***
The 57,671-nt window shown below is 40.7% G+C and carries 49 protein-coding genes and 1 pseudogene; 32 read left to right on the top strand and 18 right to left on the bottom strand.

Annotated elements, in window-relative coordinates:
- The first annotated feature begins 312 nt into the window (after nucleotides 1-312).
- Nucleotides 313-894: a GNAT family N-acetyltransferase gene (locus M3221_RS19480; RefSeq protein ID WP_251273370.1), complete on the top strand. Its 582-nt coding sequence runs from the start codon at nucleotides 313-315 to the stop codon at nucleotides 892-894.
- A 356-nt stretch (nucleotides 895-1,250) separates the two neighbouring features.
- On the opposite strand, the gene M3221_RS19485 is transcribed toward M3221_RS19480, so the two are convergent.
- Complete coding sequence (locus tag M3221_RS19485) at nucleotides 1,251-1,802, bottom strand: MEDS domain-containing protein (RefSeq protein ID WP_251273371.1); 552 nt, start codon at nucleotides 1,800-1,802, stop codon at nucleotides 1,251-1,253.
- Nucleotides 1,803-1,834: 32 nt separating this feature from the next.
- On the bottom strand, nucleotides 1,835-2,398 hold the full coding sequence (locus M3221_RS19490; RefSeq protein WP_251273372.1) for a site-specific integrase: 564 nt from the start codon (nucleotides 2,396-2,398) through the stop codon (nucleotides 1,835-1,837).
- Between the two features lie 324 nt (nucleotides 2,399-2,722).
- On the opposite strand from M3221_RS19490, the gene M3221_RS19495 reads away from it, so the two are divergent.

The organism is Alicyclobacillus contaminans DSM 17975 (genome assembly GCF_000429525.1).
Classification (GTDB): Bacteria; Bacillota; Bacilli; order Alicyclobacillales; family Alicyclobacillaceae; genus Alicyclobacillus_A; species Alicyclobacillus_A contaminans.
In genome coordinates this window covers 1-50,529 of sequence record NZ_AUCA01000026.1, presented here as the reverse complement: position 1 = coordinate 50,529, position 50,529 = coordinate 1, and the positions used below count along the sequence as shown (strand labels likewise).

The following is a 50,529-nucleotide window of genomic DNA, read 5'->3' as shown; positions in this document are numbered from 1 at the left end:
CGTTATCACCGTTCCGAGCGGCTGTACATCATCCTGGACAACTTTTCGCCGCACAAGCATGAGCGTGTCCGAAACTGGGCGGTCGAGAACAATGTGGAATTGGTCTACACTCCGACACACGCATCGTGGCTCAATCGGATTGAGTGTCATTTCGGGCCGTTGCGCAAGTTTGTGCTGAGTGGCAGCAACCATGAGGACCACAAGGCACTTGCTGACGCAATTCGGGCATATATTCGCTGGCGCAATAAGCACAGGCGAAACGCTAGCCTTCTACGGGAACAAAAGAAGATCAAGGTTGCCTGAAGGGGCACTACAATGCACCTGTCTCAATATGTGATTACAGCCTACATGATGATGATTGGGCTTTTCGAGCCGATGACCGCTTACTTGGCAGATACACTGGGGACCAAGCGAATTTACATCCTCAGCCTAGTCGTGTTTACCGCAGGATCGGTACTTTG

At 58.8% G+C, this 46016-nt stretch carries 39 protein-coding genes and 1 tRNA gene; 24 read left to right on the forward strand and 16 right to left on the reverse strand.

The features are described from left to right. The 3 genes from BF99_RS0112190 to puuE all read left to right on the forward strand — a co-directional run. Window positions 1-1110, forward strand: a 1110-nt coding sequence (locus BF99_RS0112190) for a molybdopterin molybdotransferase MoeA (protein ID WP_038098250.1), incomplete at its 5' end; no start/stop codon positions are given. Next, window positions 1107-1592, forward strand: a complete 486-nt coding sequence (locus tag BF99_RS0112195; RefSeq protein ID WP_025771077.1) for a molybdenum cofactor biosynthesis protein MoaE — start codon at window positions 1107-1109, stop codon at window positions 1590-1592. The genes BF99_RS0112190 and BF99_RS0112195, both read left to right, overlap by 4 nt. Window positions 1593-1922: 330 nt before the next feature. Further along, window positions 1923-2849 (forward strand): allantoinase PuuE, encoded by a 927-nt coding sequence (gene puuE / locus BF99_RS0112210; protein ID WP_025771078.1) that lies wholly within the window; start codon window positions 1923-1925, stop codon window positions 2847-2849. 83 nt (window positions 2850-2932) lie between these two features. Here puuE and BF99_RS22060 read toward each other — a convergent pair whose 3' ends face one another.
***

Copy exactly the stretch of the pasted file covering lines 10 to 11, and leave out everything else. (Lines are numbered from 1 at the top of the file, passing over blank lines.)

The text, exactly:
- Between the two features lie 324 nt (nucleotides 2,399-2,722).
- On the opposite strand from M3221_RS19490, the gene M3221_RS19495 reads away from it, so the two are divergent.